Formula One racing returns to Netherlands for the first time in 35 years

May 14 2019 , 12:13 pm

Max Verstappen’s rise as one of the sport’s biggest stars has encouraged F1 to strike a deal in the Dutchman’s homeland. And, on Tuesday morning, it was confirmed that Zandvoort, which last staged a grand prix in 1985, becomes Liberty Media’s second new race under its regime.

The Dutch round is set to replace the Spanish Grand Prix, which is one of five races out of contract at the end of the year. While a grand prix in Vietnam’s capital Hanoi will also be added to the schedule in 2020, the future of the British Grand Prix is uncertain. The event at Silverstone in July is set to be the last unless a new agreement is reached.

Silverstone chiefs, who were in Barcelona last weekend, are hopeful a contract extension will be agreed, but say there are a number of sticking points which could yet scupper the deal. They are keen to avoid heading into this year’s race without a future agreement in place.

Zandvoort has signed up to a three-year contract with F1, and the additions of rounds there, and in Vietnam, could see the calendar increase to an unprecedented 23 races next season. But along with Britain and Spain, the races in Italy, Germany and Mexico are also in the last term of their respective deals.

Monza and F1 recently announced an agreement in principle to continue racing at the historic venue until 2024, but there is a feeling that Spain, Germany and Mexico are set to be dispersed with. Plans for a race in Miami have also been sidelined due to local opposition. The Zandvoort track will undergo a facelift in order to bring it up to speed with modern-day grand prix racing. The circuit was a prominent fixture on the F1 calendar until 1985, a race won by Niki Lauda.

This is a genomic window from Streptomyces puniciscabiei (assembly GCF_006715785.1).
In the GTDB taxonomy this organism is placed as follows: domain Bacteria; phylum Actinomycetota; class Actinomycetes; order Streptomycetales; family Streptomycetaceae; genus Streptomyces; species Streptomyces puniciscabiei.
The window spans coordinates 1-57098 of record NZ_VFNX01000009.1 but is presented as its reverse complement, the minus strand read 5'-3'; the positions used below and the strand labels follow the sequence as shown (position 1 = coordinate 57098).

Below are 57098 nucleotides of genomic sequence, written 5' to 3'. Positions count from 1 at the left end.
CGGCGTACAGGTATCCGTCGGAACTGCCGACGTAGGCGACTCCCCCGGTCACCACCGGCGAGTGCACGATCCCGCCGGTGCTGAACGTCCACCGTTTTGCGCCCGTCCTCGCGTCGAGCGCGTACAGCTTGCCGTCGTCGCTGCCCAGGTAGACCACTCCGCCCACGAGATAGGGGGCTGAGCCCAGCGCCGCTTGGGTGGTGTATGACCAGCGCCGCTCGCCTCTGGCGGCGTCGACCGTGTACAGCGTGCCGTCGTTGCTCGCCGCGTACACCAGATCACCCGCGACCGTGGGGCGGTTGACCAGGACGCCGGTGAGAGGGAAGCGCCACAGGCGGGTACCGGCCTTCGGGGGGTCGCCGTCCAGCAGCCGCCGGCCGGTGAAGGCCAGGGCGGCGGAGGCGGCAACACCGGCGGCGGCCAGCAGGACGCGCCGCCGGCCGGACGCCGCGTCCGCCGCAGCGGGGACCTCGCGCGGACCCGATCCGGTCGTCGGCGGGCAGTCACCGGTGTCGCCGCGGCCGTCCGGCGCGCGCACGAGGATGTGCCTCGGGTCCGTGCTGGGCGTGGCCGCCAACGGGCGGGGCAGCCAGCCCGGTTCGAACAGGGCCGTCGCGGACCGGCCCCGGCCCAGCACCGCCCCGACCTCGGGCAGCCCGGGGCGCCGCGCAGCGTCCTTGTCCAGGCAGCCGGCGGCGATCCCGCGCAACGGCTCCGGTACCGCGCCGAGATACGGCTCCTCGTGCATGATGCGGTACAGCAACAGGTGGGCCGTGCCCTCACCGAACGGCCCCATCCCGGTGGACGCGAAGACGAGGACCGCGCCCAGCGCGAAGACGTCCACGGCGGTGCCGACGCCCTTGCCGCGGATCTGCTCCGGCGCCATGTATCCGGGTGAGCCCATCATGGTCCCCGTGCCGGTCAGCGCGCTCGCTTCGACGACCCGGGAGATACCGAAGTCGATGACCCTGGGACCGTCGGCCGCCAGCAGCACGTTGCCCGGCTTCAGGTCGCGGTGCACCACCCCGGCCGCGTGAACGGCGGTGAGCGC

“We are particularly pleased to announce that Formula One is returning to race in the Netherlands,” said the sport’s chairman Chase Carey. “From the beginning of our tenure in Formula One, we said we wanted to race in new venues, while also respecting the sport’s historic roots in Europe.

“Next season therefore, we will have a brand new street race that will be held in the Vietnamese capital of Hanoi, as well the return to Zandvoort – a track that has contributed to the popularity of the sport all over the world.

“In recent years, we’ve seen a resurgence of interest in Formula One in Holland, mainly due to the enthusiastic support for the talented Max Verstappen, as seen from the sea of orange at so many races. No doubt this will be the dominant colour in the Zandvoort grandstands next year.”


  • Sauber F1 boss Kaltenborn Leaves Team